Manny Ramirez, the pinata that keeps on giving, returns to Boston


Gary A. Vasquez/US Presswire
Manny Ramirez has a .430 on-base percentage and .585 slugging percentage as a Dodger. His OPS with the team is higher than it was with the Red Sox.

Think back to what the expectations were that summer day in 2008 when the Los Angeles Dodgers acquired Manny Ramirez. Think back to the fears.

That’s the standard Ramirez had to meet to be a success. And by that standard, that’s exactly what Ramirez has been.

As Ramirez was leaving the Boston Red Sox, the shout could be heard from coast to coast: “GOOD RIDDANCE!” He was 36 years old, objectively past his athletic prime and subjectively a cancer. For a Dodgers team saddled with its own nightmare in Andruw Jones (without the benefit of that nightmare having led the team to any World Series titles just a few years before), for a Dodgers team spinning its wheels with a 54-54 record, Ramirez was a calculated risk, potentially a waste of time and potentially a disaster. But instead of relying on the sub-.700 OPS Juan Pierre and Delwyn Young to fill out their outfield, the Dodgers gave up their third baseman of the future, Andy LaRoche, and first-round draft choice Bryan Morris, in the hopes that Ramirez would provide a jolt and not an electrocution.

That trade, in and of itself, can only be seen right now as a complete success. A spectacular one. Ramirez put together one of the most pyrotechnic hitting performances in Dodger history – an on-base percentage of .489 and slugging percentage of .743, 17 homers in 53 games – to lead the Dodgers to the National League Championship Series for the first time in 20 years. LaRoche, endorsed in this space repeatedly as the real deal, has fallen into a utility role with the struggling Pittsburgh Pirates at age 26, while the 23-year-old Morris is in the minors trying to come back from arm trouble. Both are young enough to change the scorecard, but I’m not sure anyone’s expecting the scales of that trade ever to be balanced.

If Ramirez’s accomplishments then seem tainted by his 2009 suspension now, the stain would only be darker on the Red Sox’s titles.

Then came the 2008-09 offseason, with the Dodgers talking Ramirez agent Scott Boras down from his histrionic expectation of a six-year megadeal – a request blindly endorsed by many in the media – to a two-year contract (including Ramirez’s option for the second year). Through May 6, 2009, the performance remained stratospheric: Ramirez on-based .492 and slugged .641. Then came his 50-game suspension.

That Ramirez broke the rules was distasteful. That he missed 50-plus games in his age-37 season is simply something anyone could see was possible. It was part of the risk; it was part of the reason that Ramirez and Boras got a contract that was only a third as long as they wanted. The May suspension and then a July hand injury accelerated Ramirez’s decline. The out-of-this-world player from late 2008 had left this world in 2009. By Ramirez standards, he was down.

Ben Liebenberg/US Presswire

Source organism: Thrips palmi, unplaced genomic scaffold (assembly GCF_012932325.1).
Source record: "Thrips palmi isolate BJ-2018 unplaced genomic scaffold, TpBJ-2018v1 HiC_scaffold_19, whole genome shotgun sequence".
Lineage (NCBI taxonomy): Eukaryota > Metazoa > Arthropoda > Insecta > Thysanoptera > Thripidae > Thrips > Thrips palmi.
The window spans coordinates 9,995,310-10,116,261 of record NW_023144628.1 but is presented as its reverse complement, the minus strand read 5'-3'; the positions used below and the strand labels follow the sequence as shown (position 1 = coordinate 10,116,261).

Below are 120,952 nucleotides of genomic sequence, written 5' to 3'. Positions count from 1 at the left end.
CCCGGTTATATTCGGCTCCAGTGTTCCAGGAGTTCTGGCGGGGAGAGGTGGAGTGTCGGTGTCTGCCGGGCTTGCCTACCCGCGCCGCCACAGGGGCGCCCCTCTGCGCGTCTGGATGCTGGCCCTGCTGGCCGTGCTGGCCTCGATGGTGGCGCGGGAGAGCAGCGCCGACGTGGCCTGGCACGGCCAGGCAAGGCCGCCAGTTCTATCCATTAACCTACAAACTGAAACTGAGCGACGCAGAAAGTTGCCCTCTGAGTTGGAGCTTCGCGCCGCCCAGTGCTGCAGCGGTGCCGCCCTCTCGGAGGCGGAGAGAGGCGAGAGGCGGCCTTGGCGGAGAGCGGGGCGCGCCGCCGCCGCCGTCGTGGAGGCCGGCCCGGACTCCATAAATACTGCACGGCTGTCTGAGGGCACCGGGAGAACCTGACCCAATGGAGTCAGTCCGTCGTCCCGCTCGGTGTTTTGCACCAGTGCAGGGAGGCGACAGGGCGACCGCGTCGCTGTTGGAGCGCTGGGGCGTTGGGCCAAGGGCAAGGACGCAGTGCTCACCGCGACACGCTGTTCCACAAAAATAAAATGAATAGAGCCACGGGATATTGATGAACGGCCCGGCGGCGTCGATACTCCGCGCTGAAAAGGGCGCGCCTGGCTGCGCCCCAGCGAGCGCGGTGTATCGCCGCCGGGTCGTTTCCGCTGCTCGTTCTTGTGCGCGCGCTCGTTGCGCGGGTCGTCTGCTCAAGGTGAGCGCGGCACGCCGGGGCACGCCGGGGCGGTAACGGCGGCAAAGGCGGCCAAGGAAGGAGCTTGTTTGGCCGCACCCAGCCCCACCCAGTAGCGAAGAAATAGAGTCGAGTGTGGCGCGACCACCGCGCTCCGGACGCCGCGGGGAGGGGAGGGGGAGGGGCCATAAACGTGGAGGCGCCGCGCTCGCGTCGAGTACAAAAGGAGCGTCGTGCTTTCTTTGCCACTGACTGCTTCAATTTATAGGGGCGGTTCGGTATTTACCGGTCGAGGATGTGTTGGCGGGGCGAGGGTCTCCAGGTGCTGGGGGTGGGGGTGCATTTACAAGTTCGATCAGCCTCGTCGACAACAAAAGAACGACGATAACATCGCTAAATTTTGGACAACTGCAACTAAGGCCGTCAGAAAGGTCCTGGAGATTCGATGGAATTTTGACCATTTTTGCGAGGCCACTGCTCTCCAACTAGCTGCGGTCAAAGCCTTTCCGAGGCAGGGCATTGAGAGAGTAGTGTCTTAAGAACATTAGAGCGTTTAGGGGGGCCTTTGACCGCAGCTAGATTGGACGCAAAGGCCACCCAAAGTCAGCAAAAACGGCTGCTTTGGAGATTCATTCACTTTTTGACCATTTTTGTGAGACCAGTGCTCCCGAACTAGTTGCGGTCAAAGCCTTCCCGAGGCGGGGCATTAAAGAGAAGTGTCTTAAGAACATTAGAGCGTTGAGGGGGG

Ramirez has a .622 slugging percentage in June.

Funny thing, though. By Dodger standards, he was still nothing less than great.  For the year, Ramirez had a .418 on-base percentage and .531 slugging percentage in 104 games. His adjusted OPS of 155 was the highest by a Dodger (minimum 100 games) since Adrian Beltre in 2004.

Because Juan Pierre played above his own head for the month of May and pieces of April and August, Ramirez was considered a flop. Countless wanted him benched, claiming Pierre was the team’s MVP. Yet Ramirez was, quite simply, the better player. (His Wins Above Replacement figure of 2.6, according to Fangraphs, was nearly 50 percent higher than Pierre’s 1.8.) Ramirez did more to boost the Dodgers to their second consecutive NLCS appearance.  Of course, Pierre gets more respect for his character, but tellingly, you don’t hear Pierre’s name mentioned in Los Angeles anymore, not with his OPS down to .588 this season in Chicago. No one’s busting Frank McCourt’s chops for failing to sign Gandhi and Mother Teresa to multiyear contracts.

This season, Ramirez has been inconsistent. He’s looked feeble in the outfield. He’s also been withdrawn from the media – a fact that seems to matter greatly to the media and not at all to anyone else. And yet, as he heads to Boston for the first time since his acrimonious departure, look where his numbers are: .386 on-base percentage, .517 slugging. Of late he has heated up, with an OPS of nearly 1.000 in June. The Manny Ramirez who will be cascaded with boos this weekend is a Manny Ramirez who is still one of the bigger offensive cogs in baseball.

Amid all the concerns swirling around Dodger ownership today, it’s quaint now to look at Ramirez’s $45 million price tag and debate whether the McCourts were overspending. You can look at the list of 2008-09 free agents and find a better way to spend $45 million – if you look long and hard enough. Mostly, what you’ll find is a host of players who, with a lot less grief, have done noticeably worse than the war-torn Ramirez.

If you compare Ramirez to the player he was in September 2008, if you hold him to a standard so unreasonable only he could have set it, then he’s a disappointment. But if you compare him to the player he was in July 2008, the player many people reasonably feared he might become in 2009 and 2010 – in other words, if you make a sane comparison – he still looks rather remarkable. Ramirez has few to blame but himself for becoming a fan and media pinata, but those smashing might pause for a moment to note all the candy that has been pouring out of it.

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